At Warner Park Recovery, we see many people who suffer from some measure of panic disorder. This disorder affects close to thirty percent of the population but only a minority of these people seek mental health treatment until the disorder has made a large negative impact upon their lives. What is panic disorder and how does it affect the lives of individuals who suffer from it? We are here to answer these questions.
For no apparent reason, you find yourself breaking out in a cold sweat. Your heart is pounding, stomach feels like something is fluttering around inside, and you have a sense of looming danger. At its worse, you may feel like you are about to die. While some people only experience these types of feelings in certain situations, many have no idea what may trigger them. The panic attacks come out of nowhere. Seeing a medical doctor may subject you to all types of tests that turn out normal. You already feel bad, and even embarrassed, by these attacks, and the medical tests make you feel even more alone.
Many victims of panic disorder start to avoid situations where they have experienced a previous attack. They may keep quiet about what is going on and pull away from friends and loved ones to try and hide what is going on. Other people may turn to drugs or alcohol to try to stop the feelings of panic. Whichever of these methods are tried, a person’s entire life can eventually be destroyed.
Panic disorder affects every area of your life as well as your mental health. Family, relationships, and work are the three areas most affected outside of personal mental health and self-esteem.
A. Family — Often panic attacks go hand-in-hand with agoraphobia. Can you imagine not being able to leave your home to take your kids to school or attend a weekend event with them? The panic may grow to make you fearful of their safety as well as your own and you keep them from the normal activities they want to enjoy. You can’t bring yourself to go out for dinner with your spouse or attend holiday dinners without fear of an attack. You become a hermit and in some cases make your family the same.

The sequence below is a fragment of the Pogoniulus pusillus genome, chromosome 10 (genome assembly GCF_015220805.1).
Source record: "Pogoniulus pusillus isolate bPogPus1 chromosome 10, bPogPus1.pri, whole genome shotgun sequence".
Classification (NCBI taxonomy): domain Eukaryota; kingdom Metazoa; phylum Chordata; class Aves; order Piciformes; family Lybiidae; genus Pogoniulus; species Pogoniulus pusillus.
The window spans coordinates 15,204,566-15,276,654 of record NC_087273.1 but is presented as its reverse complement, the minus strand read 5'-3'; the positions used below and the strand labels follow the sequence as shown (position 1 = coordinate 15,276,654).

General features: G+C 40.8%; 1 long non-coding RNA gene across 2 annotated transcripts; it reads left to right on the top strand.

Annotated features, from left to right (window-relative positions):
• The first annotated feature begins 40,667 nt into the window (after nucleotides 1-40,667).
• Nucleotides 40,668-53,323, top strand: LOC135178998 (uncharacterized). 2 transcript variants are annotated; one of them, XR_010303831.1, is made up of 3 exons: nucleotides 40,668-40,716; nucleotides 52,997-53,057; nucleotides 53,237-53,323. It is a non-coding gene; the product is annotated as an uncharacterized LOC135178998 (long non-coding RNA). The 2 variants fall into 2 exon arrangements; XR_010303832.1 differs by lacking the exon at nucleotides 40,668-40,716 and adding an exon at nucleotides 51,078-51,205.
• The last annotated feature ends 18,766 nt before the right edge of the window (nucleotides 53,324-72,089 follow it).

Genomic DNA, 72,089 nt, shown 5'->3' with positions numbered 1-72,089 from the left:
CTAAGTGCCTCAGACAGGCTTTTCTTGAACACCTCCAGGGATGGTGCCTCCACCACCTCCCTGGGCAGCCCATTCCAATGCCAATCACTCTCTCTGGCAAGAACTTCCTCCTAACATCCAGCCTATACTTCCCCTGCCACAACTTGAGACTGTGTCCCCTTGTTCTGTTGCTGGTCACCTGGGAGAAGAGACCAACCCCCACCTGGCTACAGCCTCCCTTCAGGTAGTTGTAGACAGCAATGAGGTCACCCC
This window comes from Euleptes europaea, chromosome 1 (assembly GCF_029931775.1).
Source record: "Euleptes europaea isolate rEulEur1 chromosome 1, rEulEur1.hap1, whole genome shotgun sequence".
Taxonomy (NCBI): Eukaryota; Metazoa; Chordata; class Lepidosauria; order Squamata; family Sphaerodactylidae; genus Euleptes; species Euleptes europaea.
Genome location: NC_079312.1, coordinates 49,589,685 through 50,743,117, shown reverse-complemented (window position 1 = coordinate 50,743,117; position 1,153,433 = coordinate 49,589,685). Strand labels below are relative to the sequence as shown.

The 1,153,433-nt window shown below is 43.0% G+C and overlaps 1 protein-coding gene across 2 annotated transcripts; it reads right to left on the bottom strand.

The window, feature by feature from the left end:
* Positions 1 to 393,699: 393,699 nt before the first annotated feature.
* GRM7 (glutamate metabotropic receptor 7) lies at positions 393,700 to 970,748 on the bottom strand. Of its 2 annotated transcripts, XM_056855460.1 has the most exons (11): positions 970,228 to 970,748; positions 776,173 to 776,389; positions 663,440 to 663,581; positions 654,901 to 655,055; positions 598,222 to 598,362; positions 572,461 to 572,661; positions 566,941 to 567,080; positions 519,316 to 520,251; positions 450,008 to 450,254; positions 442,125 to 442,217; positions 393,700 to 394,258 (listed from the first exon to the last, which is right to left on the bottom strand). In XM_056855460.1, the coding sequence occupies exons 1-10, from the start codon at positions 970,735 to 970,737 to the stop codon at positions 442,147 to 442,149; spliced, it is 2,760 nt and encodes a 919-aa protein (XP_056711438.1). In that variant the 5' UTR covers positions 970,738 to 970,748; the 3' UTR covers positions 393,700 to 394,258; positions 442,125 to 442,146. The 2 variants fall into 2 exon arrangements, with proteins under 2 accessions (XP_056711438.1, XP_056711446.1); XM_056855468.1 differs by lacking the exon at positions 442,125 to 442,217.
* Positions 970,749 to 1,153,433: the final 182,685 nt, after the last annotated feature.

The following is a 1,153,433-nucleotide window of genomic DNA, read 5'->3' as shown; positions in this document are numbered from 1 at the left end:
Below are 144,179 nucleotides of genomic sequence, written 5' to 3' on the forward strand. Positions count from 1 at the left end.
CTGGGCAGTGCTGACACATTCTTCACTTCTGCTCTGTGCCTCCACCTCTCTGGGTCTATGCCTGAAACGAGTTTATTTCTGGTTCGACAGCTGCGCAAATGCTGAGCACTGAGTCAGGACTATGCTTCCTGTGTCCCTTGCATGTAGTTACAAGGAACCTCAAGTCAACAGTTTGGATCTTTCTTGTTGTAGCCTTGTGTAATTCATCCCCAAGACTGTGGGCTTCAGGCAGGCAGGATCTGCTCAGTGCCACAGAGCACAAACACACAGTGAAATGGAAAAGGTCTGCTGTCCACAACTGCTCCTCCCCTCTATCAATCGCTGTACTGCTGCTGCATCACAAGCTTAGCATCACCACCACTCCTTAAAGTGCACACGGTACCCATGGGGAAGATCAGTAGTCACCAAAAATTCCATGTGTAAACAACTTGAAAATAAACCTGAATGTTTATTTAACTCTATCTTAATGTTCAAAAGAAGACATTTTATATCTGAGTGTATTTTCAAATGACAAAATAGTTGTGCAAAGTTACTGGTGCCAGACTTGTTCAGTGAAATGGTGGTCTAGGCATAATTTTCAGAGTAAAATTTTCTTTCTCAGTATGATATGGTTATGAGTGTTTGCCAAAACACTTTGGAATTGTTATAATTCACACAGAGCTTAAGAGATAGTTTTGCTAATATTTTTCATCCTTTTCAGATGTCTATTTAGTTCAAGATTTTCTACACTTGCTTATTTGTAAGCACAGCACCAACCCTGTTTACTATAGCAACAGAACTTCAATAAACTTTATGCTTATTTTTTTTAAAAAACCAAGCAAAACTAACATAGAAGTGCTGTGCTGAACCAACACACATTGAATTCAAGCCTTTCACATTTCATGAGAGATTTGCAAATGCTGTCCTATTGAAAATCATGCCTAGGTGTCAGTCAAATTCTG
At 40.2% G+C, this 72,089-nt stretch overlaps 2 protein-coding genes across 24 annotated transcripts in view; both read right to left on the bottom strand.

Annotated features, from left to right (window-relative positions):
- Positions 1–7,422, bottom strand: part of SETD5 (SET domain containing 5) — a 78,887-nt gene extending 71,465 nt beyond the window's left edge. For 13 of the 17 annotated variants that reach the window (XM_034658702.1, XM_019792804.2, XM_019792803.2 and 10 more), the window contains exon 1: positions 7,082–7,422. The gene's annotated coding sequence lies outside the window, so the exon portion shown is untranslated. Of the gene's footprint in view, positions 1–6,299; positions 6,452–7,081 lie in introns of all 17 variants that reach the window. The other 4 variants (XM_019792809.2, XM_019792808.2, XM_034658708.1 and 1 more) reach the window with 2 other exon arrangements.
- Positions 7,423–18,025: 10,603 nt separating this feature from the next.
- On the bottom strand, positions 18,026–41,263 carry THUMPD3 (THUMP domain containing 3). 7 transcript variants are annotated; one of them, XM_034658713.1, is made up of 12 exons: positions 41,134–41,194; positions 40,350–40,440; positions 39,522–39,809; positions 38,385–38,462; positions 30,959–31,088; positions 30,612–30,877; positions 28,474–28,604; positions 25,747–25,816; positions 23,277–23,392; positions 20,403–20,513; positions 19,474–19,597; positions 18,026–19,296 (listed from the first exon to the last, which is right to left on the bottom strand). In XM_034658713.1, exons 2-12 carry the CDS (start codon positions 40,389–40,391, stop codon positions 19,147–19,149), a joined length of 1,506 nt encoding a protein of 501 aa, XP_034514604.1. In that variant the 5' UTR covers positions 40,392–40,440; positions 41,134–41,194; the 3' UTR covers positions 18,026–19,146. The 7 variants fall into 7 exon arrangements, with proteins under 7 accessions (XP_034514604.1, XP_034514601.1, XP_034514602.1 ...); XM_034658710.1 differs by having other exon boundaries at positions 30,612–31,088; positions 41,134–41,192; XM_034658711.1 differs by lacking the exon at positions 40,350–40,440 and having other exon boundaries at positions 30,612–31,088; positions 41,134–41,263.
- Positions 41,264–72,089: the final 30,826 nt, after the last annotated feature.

B. Relationships — Relationships can be anxiety-producing at times This is especially true for new ones. When a person fears having a panic attack, they may start to refuse dates. They avoid people and social situations. They push people away, fearing they will be judged as somehow defective if they have an attack. After being pushed away often enough, the offer of dates lessens and you are left alone, increasing the feeling that you are alone in this world and that nobody can understand what you are experiencing.
C. Work — People with panic attacks may worry that an attack will occur in front of their co-workers, and they will be looked down upon. They fear being judged as weak. Truthfully, the majority of those who suddenly suffer from panic attacks are actually high-achieving individuals who strive for perfection. They are far from weak. The person may also have specific phobias such as driving in traffic that make attending work difficult.
Mental health treatment can help get you through a panic disorder over time. You can learn ways to recognize triggers, calm your mind and body before a full-blown attack is experienced, and learn what may be causing the problem. This last thing helps you learn coping skills that will help you avoid future attacks. Mental health treatment can also help you work on restoring the areas of your life that have fallen victim to the panic attacks.
Here at Warner Park Recovery, we do thorough intake exams and find that many of those seeking help for substance abuse disorder also have panic disorder. Our dual diagnosis program helps find the best ways for you personally to learn to cope with panic and what it has contributed to in your life. If you or a loved one is dealing with a panic disorder, reach out for help now. We are here to help you realize you are not alone. If you live anywhere in the Woodland Hills, Calabasas, Topanga Canyon, The Valley, or Thousand Oaks areas, contact us and see what we have to offer. It may be the first step on a path to peace.